May is not for turning
The scenes from Paris have been arresting — protesters marching down the ChampsElysees, the grandest avenue in the city, hurling projectiles at police and being tear-gassed in return.
But it is in smaller towns and cities such as Besancon, nestled in the foothills near the Swiss border, where the anger is most deeply felt.
People here are dependent on their cars, and so they are especially frustrated with rising diesel prices and a now-scrapped petrol tax — the issue at the core of the national “yellow vest” movement that has produced marches and roadblocks throughout France in recent weeks.
“Ask a Parisian, for him none of this is an issue, because he doesn’t need a car,” said Marco Pavan, 55, who has driven trucks and taxi cabs in and around Besancon for 30 years.
“We live on the side of a mountain. There’s no bus or train to take us anywhere. We have to have a car.”
Many people here are also keenly frustrated with their President. They see Emmanuel Macron as part of an elitist coterie that neither understands nor cares how they live, or how the decline of traditional industry has hollowed out their city and limited their prospects.
“And then there’s the disdain — he openly mocks people,” said Yves Rollet, 67, a Besancon retiree, who said he had participated in the protests because he was fed up with how Macron governed, dismissive of poor and working people.
Rollet recalled an incident in September when Macron told a young, unemployed landscaper that it should be easy to find a job. “If you’re willing and motivated, in hotels, cafes and restaurants, construction, there’s not a single place I go where they don’t say they’re looking for people,” the President, a former investment banker, said to the young man.
“We called him the President of the Rich from the beginning,” Rollet said.
For his part, Macron has sought to be empathetic and more humble, while also insisting that he will not cave to violent demands or revoke the petrol tax (which he subsequently did) — a product of the country’s climate change commitments.
“One cannot be on Monday for the environment and on Tuesday against the increase of fuel prices,” he said in a recent speech on energy.
Macron acknowledged that French policy hadn’t done much to address the expense of living in big French cities other than to encourage people to live further out and buy cars.
“They are not the perpetuators of this situation, they are simply the first victims,” he said. “We must, therefore, listen to the protests of social alarm, but we must not do so by renouncing our responsibilities for today and tomorrow, because there’s also an environmental alarm.”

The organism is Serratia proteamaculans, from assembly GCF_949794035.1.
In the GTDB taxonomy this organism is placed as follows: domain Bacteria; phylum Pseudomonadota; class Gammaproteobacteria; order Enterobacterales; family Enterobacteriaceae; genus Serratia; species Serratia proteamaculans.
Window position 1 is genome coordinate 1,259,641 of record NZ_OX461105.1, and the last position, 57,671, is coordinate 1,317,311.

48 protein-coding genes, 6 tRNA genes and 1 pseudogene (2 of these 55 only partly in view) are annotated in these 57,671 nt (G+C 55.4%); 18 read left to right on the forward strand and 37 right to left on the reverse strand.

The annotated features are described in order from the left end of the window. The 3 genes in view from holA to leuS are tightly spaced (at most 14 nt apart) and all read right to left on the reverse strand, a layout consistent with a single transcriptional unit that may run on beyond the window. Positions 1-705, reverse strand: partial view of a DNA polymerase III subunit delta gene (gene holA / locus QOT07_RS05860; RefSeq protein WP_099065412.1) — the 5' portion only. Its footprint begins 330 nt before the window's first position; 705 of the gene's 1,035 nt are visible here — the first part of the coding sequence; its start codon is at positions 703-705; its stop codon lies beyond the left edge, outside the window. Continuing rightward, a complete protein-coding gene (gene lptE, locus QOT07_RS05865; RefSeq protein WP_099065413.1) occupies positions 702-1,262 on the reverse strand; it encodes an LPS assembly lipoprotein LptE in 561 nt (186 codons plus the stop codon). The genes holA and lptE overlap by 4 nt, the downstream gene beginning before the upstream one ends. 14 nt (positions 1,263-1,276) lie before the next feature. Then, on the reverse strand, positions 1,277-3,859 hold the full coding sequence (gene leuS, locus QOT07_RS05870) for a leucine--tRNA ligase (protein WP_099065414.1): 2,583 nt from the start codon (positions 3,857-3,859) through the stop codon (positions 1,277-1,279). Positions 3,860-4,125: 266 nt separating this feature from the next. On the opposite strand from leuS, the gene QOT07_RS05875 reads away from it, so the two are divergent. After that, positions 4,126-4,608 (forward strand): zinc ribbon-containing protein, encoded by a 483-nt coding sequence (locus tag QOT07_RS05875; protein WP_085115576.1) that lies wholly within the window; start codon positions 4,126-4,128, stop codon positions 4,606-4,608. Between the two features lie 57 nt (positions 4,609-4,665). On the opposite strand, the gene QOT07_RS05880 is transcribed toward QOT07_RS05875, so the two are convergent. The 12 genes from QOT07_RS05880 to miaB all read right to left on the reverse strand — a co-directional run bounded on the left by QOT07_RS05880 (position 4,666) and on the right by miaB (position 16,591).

Since his election in May last year, Macron has been one of the world’s leading advocates for action to combat climate change. He unsuccessfully tried to convince US President Donald Trump to remain within the 2015 Paris Climate Accords, and he hosted a second major climate summit in Paris in December 2017.
France has more diesel cars than any other country in Europe, and higher taxes on diesel has been part of the climate bargain from the beginning.
Paris and its surrounding suburbs, meanwhile, have moved to ban older model diesel cars from their roads. And Macron’s Government committed France to banning the sales of all petrol-powered cars by 2040.
Macron’s opponents on both the far-left and the far-right have lent their support to the yellow vest movement, making the protests easier to dismiss as a politicised spectacle.
And though Macron’s approval rating has fallen to record lows, that can also be discounted by the historical trend that the French typically turn against their presidents throughout their term.
As Macron put it in a Der Spiegel interview last year: “The French want to elect a king, but they would like to be able to overthrow him whenever they want. You have to be prepared to be disparaged, insulted and mocked — that is in the French nature.”
But sociologists and anti-poverty advocates warn that some of the frustration underlying the yellow vest protests is real — the inevitable result of decades of social fracture between rural France, increasingly devoid of resources, and the country’s prosperous large cities.
“It’s important to understand this movement is not at all an opposition to the environment,” said Benoit Coquard, an expert at the National Institute for Agronomic Research in Dijon, which is in the same administrative region as Besancon.
Coquard said the issue was a perceived double standard. What is disputed is that drivers from the middle and lower classes are made to pay, but that in their eyes we don’t ask enough of the big companies and the rich, who also pollute the most because they often take airplanes,” he says.
A common refrain among protesters is that fuel prices and other social charges have increased at the same time as Macron’s administration has axed France’s famous wealth tax. Macron’s argues it is the rich who will help stimulate the economy and drive down the country’s stubbornly high unemployment.
Pavan, the driver, said France has to be conscious of the environment, “but it’s a change everybody has to make — not just working people”.
“Why do the little people have to pay, but the big dogs pay nothing? The people have a feeling of injustice,” he says.
You have to be prepared to be disparaged, insulted and mocked.
Protesters near the Arc de Triomphe.
Emmanuel Macron in Paris.